"In any given year, GPs who are members of the GPRD™ collect data on about 2- 3 million patients, yielding about 37 million person-years of follow-up between 1987 and March 2002 (the last year of data collection in the data set at Penn). Continuous information has been collected for 6 years or more in most of the practices. About 5% of the UK population is included in the GPRD™, which is broadly representative of the general UK population in terms of age, sex, and geographic distributions."
"EPIC licensed to Penn a static version of the GPRD™ (EPICGPRD™) which contains data from a total of 755 practices and has over 9 million patients with the most recent data collected through March 2002."
"In addition to access to the entire GPRD™ database, there is also a file containing data from a 10% random sample of the GPRD™ data. This dataset was created for convenience and more efficient use of these data.
Because of the large size of the GPRD™ database, investigators are encouraged to first do all the work using the 10% random sample file. Such tasks as developing the computer code to read the data and process the data, developing all study variables including recoded variables, developing the code for cohort selection and exclusion criteria, developing the code for getting frequency counts and other analyses should be tested using the data in the 10% random sample file. Once one is satisfied that the code correctly performs all these tasks in the smaller data file, this code can then be applied to the entire GPRD™ database to get the final study results. Of note, some studies may be possible to complete using only the 10% random sample."
"In addition to access to the entire THIN database, there is also a file containing data from a 10% random sample of the THIN data. This dataset was created for convenience and more efficient use of these data.
Because of the large size of the THIN database, investigators are encouraged to first do all the work using the 10% random sample file. Such tasks as developing the computer code to read the data and process the data, developing all study variables including recoded variables, developing the code for cohort selection and exclusion criteria, developing the code for getting frequency counts and other analyses should be tested using the data in the 10% random sample file. Once one is satisfied that the code correctly performs all these tasks in the smaller data file, this code can then be applied to the entire THIN database to get the final study results.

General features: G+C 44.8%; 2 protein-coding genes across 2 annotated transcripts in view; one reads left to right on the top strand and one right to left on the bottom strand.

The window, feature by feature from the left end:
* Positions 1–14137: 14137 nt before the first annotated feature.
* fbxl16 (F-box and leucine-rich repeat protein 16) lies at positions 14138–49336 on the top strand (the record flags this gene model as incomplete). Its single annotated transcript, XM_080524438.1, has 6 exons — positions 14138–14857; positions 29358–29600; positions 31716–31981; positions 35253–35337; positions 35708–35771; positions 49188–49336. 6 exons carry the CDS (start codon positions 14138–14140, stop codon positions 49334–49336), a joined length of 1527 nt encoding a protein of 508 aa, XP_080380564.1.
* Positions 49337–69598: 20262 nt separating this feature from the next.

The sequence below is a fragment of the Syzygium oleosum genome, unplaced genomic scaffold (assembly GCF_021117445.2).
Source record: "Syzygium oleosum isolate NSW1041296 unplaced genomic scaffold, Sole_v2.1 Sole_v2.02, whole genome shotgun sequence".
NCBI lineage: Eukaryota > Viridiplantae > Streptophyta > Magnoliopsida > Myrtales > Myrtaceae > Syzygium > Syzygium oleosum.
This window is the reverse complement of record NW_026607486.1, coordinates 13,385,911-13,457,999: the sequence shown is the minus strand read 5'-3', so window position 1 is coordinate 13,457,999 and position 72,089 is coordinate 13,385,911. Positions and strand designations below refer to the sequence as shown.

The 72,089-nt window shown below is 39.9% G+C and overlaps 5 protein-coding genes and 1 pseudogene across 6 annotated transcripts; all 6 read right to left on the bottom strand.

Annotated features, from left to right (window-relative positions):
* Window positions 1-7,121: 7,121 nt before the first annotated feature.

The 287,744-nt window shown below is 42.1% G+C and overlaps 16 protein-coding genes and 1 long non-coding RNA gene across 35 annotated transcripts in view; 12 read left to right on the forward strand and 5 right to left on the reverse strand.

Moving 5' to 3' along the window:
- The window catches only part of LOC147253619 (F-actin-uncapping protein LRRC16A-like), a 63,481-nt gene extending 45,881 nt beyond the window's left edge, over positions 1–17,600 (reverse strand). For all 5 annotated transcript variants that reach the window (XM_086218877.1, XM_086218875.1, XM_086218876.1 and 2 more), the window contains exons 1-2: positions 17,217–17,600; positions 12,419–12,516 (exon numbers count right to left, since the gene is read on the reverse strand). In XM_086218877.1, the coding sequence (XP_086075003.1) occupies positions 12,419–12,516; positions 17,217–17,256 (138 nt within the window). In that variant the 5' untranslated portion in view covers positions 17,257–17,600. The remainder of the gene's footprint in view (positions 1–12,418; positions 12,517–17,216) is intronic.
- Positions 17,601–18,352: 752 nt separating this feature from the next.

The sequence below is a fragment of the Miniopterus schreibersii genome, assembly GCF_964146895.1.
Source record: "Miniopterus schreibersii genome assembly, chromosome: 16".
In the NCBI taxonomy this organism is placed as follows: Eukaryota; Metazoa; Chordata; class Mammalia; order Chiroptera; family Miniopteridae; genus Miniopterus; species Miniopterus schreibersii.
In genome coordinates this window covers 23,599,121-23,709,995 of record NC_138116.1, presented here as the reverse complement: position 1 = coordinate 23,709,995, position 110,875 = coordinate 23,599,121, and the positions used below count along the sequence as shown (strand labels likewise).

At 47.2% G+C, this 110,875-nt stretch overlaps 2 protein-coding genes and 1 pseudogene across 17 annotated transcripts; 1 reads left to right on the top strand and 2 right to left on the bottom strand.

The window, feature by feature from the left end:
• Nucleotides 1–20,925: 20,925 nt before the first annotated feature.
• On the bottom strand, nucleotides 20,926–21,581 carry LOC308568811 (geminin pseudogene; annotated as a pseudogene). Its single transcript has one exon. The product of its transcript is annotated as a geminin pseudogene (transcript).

Additionally, there is a 1% sample of the THIN database available for students registered for course # EPID 633 – Advanced Database Management for Clinical Research. The course uses THIN as an example of a secondary database to load and test queries to generate analytic files for analysis. This course is recommended for students wishing to learn more about the structure of the THIN database."
"Investigators interested in conducting clinical, epidemiological, and pharmacoepidemiological research can obtain easy access to several large population-based automated databases that are available in-house at the Center for Clinical Epidemiology and Biostatistics (CCEB). These databases include Medicaid and linked Medicare claims data from five of the largest states in the US as well as medical records data from the practices of general practitioners in the UK. The cost and time needed to complete research based on analyses of secondary data such as these are much lower than what is required to collect data de novo. These databases include extensive information on diagnoses, treatments, procedures, and labs associated with patients' encounters with the medical establishment in well-defined population areas.
Also available is the FDA's Adverse Event Reporting System (AERS) database, which is a publically available resource that supports the FDA's post-marketing surveillance program. This database contains information on consumer, provider and manufacturer reported adverse events, potentially related pharmaceuticals, and outcomes when known.
In addition to access to the entire databases, there are also files containing data from 10% random samples of these data, created for convenience and more efficient use of these data, especially useful for preliminary testing of all study variables, methods, and analyses.
Data dictionaries and manuals describing each of the databases are available, as well as a large library of disease and drug codes that can be useful to help define exposure, outcome, and confounding variables.
Detailed descriptions of each of the databases and examples of published research based on these databases are provided as well."
• Provides access to the needed hardware and software in an environment supported by expert faculty supervision.
• Provide access to a library of statistical and programming resources for executing studies within the available electronic databases"
• Provide consultation during planning stages and during the conduct of their research;
• Assist investigators with preliminary feasibility queries (e.g., obtaining frequency counts of patients with a given disease or medication exposure);
• Assist investigators in applying for data use agreements where necessary;
• Assist applicants in writing research proposals to make sure the study is informed by in-depth understanding of the strengths and weaknesses of each data resource"